Re: GNOME: lack of strategic roadmap

On 23/02/10 12:36, Alberto Ruiz wrote:
2010/2/23 Dave Neary<dneary gnome org>:
I'd like to point out something though.

As promising as the situation was, I don't think they seriously
invested in the toolkit itself AFACT, during all this years RedHat
(through mclasen and alexl) and individual contributors on their spare
time have been the only ones doing a serious investment in the
toolkit. There was never a full time maintainer dedicated to make sure
that GTK+ was moving forward to support those mobile platforms (and to
help mclasen on the hard task of reviewing patches and making releases
for both GLib and GTK+). To be honest, I don't think that's the kind
of interest we expected.

Actually, Nokia invested quite heavily in GTK+. Imendio/Lanedo had more developers than Red Hat working on it full time over the past years (I could be wrong here). We had Mitch, Kris, Tim, Sven and some work from others at times in the company (this doesn't include personal time involvement which we have recently seen a great deal of from people like Carlos Garnacho on the MPX branch).

I often hear complaints about how the RedHat guys turn down patches
from other contributors (mostly from members of companies competing
with them), but I yet have to see any of those companies investing
some of their resources on helping to review all those pending patches
waiting in bugzilla and making sure they have a way to get their own
patches upstream.

Actually, I think that the Red Hat maintainers of the toolkit had an interest in stability (for ISVs) and that stifled development. As such developing anything in GTK+ takes a lot longer than it should and that's why it is always hard to get into development there or to fix something. This has long been the internal politic of GTK+.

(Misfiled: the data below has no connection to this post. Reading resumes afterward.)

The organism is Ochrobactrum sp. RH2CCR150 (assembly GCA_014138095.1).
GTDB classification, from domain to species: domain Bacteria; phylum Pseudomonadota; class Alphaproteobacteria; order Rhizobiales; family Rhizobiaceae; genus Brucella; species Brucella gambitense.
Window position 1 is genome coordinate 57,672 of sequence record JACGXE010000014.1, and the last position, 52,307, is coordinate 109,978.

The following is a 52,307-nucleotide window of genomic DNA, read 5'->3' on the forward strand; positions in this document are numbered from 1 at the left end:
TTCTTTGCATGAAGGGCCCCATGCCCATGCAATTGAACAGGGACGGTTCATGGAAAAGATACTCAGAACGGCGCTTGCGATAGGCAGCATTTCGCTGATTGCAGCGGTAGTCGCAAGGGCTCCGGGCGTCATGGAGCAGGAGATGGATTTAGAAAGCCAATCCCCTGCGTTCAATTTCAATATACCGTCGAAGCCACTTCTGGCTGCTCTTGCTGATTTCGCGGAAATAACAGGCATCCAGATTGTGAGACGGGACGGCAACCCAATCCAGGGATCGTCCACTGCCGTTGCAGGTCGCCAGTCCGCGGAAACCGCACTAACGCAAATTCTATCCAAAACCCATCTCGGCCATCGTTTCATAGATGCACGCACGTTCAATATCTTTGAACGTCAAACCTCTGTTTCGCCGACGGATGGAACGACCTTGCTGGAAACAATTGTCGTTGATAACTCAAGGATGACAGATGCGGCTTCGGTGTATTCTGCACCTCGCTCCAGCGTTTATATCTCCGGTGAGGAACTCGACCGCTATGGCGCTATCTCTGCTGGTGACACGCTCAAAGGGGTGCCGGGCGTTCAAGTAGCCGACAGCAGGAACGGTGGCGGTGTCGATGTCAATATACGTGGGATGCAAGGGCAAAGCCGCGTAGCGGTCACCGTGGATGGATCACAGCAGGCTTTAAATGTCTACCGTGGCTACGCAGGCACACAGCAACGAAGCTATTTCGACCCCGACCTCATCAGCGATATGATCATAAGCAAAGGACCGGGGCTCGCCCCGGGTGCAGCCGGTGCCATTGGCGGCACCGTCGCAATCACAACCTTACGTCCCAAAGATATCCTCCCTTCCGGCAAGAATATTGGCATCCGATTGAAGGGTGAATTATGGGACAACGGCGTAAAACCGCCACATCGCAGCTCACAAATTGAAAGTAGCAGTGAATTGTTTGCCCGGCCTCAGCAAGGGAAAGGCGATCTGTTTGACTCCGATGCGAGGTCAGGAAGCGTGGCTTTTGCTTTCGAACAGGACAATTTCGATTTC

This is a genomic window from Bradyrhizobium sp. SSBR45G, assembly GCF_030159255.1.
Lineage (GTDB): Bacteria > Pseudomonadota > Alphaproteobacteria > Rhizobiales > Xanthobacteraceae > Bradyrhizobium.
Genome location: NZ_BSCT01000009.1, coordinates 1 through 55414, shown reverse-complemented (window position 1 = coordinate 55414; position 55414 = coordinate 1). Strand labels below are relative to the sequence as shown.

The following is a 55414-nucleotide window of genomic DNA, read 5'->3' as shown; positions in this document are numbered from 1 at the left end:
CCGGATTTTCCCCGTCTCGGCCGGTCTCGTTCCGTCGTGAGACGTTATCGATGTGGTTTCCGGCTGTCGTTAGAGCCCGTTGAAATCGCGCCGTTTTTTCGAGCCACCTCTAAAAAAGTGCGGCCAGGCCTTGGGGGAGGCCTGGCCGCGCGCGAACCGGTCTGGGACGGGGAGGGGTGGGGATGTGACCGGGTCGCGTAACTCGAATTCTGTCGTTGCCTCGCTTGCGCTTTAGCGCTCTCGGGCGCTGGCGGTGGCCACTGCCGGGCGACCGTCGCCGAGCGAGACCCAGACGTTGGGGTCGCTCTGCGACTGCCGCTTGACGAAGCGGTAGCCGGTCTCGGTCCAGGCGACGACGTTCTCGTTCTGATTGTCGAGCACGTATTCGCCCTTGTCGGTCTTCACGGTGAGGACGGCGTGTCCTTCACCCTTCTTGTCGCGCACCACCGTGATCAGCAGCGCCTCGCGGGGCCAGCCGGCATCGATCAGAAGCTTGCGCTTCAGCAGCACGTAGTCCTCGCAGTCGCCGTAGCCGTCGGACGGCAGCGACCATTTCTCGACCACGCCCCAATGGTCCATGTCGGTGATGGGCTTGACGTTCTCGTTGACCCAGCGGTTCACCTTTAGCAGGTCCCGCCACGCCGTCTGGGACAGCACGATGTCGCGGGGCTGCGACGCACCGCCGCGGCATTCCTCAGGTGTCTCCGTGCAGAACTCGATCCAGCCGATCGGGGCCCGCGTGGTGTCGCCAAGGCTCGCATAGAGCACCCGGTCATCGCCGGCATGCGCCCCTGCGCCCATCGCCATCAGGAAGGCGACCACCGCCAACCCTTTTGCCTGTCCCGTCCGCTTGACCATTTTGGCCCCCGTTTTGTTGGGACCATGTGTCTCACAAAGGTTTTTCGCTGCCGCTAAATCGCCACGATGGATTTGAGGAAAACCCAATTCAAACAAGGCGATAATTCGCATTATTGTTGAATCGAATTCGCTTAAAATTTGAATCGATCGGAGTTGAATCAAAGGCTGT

I am perhaps not the best person to comment here, Tim for example, has had much more personal and professional involvement in the toolkit and is much better to make comment on this. My view here is just from a very casual contributor watching over a number of years in a company that has GTK+ expertise.

My bottom line is that I don't think that in reality the MeeGo news
are going to make any difference to GTK+ (I do wonder, however, what
are Intel plans on Clutter long term wise)

I don't either. There are a lot of companies using it internally that never tell public communities about its use of GTK+. British Telecom is one of them. I remember when Owen was setting up the projects page for and I wanted to submit our use cases back then, but internally they didn't want to make it public in case customers were worried about the fact that we were using "open source".

There are thousands of applications using GTK+ too, let's not forget that, what are they going to move to instead if they don't use GTK+?

I also thought that Andrew Savory's point was incredibly pertinent.

As a company we do receive requests for GTK+ support, so I don't think it is fair to say that GTK+ is dead.


[Date Prev][Date Next]   [Thread Prev][Thread Next]   [Thread Index] [Date Index] [Author Index]